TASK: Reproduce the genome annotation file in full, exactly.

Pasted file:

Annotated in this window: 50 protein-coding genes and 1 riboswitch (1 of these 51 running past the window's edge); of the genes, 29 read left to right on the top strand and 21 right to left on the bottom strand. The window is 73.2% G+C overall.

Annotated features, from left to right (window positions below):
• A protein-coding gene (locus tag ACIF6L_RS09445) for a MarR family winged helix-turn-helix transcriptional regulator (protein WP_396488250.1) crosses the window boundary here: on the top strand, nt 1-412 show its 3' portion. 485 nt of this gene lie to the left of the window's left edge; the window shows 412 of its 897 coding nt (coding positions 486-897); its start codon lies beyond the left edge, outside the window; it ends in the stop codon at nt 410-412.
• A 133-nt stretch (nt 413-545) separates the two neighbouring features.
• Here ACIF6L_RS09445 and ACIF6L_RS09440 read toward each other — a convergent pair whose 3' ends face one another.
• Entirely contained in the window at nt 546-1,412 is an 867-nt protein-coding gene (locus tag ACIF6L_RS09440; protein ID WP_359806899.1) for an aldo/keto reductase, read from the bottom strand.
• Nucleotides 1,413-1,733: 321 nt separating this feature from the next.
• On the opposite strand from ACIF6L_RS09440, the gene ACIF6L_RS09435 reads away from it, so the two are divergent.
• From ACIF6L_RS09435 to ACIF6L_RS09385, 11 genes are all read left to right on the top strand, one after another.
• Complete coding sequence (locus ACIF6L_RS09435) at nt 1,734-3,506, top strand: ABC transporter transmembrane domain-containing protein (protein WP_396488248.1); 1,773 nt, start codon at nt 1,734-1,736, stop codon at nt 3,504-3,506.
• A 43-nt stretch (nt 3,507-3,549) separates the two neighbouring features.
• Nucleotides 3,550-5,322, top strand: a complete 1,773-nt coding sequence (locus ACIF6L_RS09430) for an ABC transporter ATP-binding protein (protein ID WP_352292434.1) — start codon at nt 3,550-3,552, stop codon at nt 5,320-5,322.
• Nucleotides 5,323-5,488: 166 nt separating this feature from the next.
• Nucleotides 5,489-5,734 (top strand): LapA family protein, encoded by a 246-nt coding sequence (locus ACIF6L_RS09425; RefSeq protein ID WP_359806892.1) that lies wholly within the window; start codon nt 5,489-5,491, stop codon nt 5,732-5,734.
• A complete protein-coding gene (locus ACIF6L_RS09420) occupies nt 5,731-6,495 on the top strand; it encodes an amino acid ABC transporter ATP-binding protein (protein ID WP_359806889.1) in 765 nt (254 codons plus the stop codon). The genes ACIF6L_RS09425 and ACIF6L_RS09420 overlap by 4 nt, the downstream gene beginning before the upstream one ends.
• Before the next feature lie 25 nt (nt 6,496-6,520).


Annotated in this window: 50 protein-coding genes and 1 riboswitch (1 of these 51 running past the window's edge); of the genes, 29 read left to right on the top strand and 21 right to left on the bottom strand. The window is 73.2% G+C overall.

Annotated features, from left to right (window positions below):
• A protein-coding gene (locus tag ACIF6L_RS09445) for a MarR family winged helix-turn-helix transcriptional regulator (protein WP_396488250.1) crosses the window boundary here: on the top strand, nt 1-412 show its 3' portion. 485 nt of this gene lie to the left of the window's left edge; the window shows 412 of its 897 coding nt (coding positions 486-897); its start codon lies beyond the left edge, outside the window; it ends in the stop codon at nt 410-412.
• A 133-nt stretch (nt 413-545) separates the two neighbouring features.
• Here ACIF6L_RS09445 and ACIF6L_RS09440 read toward each other — a convergent pair whose 3' ends face one another.
• Entirely contained in the window at nt 546-1,412 is an 867-nt protein-coding gene (locus tag ACIF6L_RS09440; protein ID WP_359806899.1) for an aldo/keto reductase, read from the bottom strand.
• Nucleotides 1,413-1,733: 321 nt separating this feature from the next.
• On the opposite strand from ACIF6L_RS09440, the gene ACIF6L_RS09435 reads away from it, so the two are divergent.
• From ACIF6L_RS09435 to ACIF6L_RS09385, 11 genes are all read left to right on the top strand, one after another.
• Complete coding sequence (locus ACIF6L_RS09435) at nt 1,734-3,506, top strand: ABC transporter transmembrane domain-containing protein (protein WP_396488248.1); 1,773 nt, start codon at nt 1,734-1,736, stop codon at nt 3,504-3,506.
• A 43-nt stretch (nt 3,507-3,549) separates the two neighbouring features.
• Nucleotides 3,550-5,322, top strand: a complete 1,773-nt coding sequence (locus ACIF6L_RS09430) for an ABC transporter ATP-binding protein (protein ID WP_352292434.1) — start codon at nt 3,550-3,552, stop codon at nt 5,320-5,322.
• Nucleotides 5,323-5,488: 166 nt separating this feature from the next.
• Nucleotides 5,489-5,734 (top strand): LapA family protein, encoded by a 246-nt coding sequence (locus ACIF6L_RS09425; RefSeq protein ID WP_359806892.1) that lies wholly within the window; start codon nt 5,489-5,491, stop codon nt 5,732-5,734.
• A complete protein-coding gene (locus ACIF6L_RS09420) occupies nt 5,731-6,495 on the top strand; it encodes an amino acid ABC transporter ATP-binding protein (protein ID WP_359806889.1) in 765 nt (254 codons plus the stop codon). The genes ACIF6L_RS09425 and ACIF6L_RS09420 overlap by 4 nt, the downstream gene beginning before the upstream one ends.
• Before the next feature lie 25 nt (nt 6,496-6,520).